10. The Nashville and Decatur in the Civil War: History of an Embattled Railroad by Walter R. Green, Jr. (McFarland).

The breadth, depth, and overall quality of Green's study is head and shoulders above other Civil War railroad histories of recent vintage, a bit of an ironic outcome given that the N&D was the shortest and, though important, arguably the least strategically significant railroad of the group [see the 9/21/21 Review].

*** See also the 2022 Honorable Mentions ***

Tuesday, December 13, 2022

2022 Year in Review - Five Honorable Mentions

Back in 2019 I reluctantly pared down my year-end list from a pretty expansive category-based one to a more simplified Top Ten, and since then it hasn't been too terribly difficult to settle on ten overarching favorites. However, this year I came up with fifteen titles that I really didn't want to whittle down any further. So instead of just dropping a random handful into the ether, this year I'll supplement the Top Ten with a short list of Honorable Mentions.

The Heart of Hell: The Soldiers' Struggle for Spotsylvania's Bloody Angle by Jeffry Wert (UNC Press, 2022).

Providing an excellent new blow-by-blow account of the most intense fighting at Spotsylvania on May 12, 1864, Wert's study is even more remarkable for the powerful manner in which it exposes all facets and horrors of face-to-face Civil War combat [see the full 7/15/22 Review].

Early Struggles for Vicksburg: The Mississippi Central Campaign and Chickasaw Bayou, October 25-December 31, 1862 by Timothy Smith (UP of Kansas, 2022).

This study, the latest volume in Timothy Smith's masterful Vicksburg Campaign series, recounts in unmatched depth both major movements involved in the late-1862 Union advance on Vicksburg [see the full 9/15/22 Review].

Engineering in the Confederate Heartland by Larry Daniel (LSU Press, 2022)

Of course, Union land and inland naval forces eventually steamrolled the Confederacy's western defenses, but Daniel's study is a uniquely comprehensive history of the critical role played by Confederate engineers in both assisting southern armies and slowing the process of their defeat. Along the way, Daniel strongly argues that the Confederate West's engineering talent pool was much deeper than commonly believed [see the full 10/12/22 Review].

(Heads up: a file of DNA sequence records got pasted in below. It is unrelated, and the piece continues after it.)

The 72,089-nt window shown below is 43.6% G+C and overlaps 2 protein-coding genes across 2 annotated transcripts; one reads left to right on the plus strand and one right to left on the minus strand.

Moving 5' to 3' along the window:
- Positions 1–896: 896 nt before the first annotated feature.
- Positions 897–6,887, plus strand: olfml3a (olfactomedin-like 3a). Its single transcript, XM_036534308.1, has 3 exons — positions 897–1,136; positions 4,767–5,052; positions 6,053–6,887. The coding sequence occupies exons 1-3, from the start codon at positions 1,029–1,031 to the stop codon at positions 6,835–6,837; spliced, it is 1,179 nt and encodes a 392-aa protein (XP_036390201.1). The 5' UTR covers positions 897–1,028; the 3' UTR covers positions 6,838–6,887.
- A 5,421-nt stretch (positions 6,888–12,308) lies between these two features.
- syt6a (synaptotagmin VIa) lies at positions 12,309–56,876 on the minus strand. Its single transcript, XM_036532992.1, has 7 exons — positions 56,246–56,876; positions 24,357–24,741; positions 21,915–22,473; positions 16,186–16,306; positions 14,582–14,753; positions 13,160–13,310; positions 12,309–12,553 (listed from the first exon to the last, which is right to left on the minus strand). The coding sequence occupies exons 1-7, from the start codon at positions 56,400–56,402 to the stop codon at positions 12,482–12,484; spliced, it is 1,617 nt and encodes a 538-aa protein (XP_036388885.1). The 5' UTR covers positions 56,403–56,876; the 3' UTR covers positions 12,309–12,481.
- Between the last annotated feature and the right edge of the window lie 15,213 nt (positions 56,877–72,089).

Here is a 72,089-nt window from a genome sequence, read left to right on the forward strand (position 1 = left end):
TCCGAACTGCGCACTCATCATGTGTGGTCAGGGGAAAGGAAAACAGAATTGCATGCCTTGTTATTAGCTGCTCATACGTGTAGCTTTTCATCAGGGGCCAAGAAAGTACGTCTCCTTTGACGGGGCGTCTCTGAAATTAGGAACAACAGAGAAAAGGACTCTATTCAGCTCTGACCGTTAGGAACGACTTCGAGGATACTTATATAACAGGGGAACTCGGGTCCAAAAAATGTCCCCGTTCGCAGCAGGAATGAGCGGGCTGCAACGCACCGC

True Blue: White Unionists in the Deep South during the Civil War and Reconstruction by Clayton Butler (LSU Press, 2022).

Butler brilliantly weaves a study of three southern-raised white Union regiments into a broad-themed investigation of the contributions of Southern Unionists to Union military victory and the prominent leadership role such veterans assumed during the Reconstruction-era South [see the full 6/15/22 Review].

Illusions of Empire: The Civil War and Reconstruction in the U.S.-Mexico Borderlands by William Kiser (UPenn Press, 2022).

Through his authorship of a deeply impressive bevy of scholastically profitable studies of the Civil War-era American Southwest, Kiser has rapidly earned a reputation as one of the top historians of the region and period.  Though slim in size, this latest book provides the best single-volume portrait of the coexisting spirit of cooperation and antagonism present along the length of the US-Mexico border during the Civil War and Reconstruction years [see the full 2/23/22 Review].

*** See 2022 "Book of the Year" and Top Ten ***

Monday, December 12, 2022

Booknotes: Union General

New Arrival:
Union General: Samuel Ryan Curtis and Victory in the West by William L. Shea (Potomac Bks, 2023).

Major General Samuel Ryan Curtis has a long list of admirers among the most ardent students of the Civil War west of the Mississippi. Their clamor for a biography languished unheeded for a surprisingly long period of time. Eventually, welcome news emerged that William Shea, the co-author of the most authoritative history of the Battle of Pea Ridge and one of the historians best positioned to chronicle and analyze Curtis's life and Civil War career, was on task. Now, a few years later we finally have the finished product in Union General: Samuel Ryan Curtis and Victory in the West. Arriving a bit early, this is one of my most highly anticipated 2023 titles.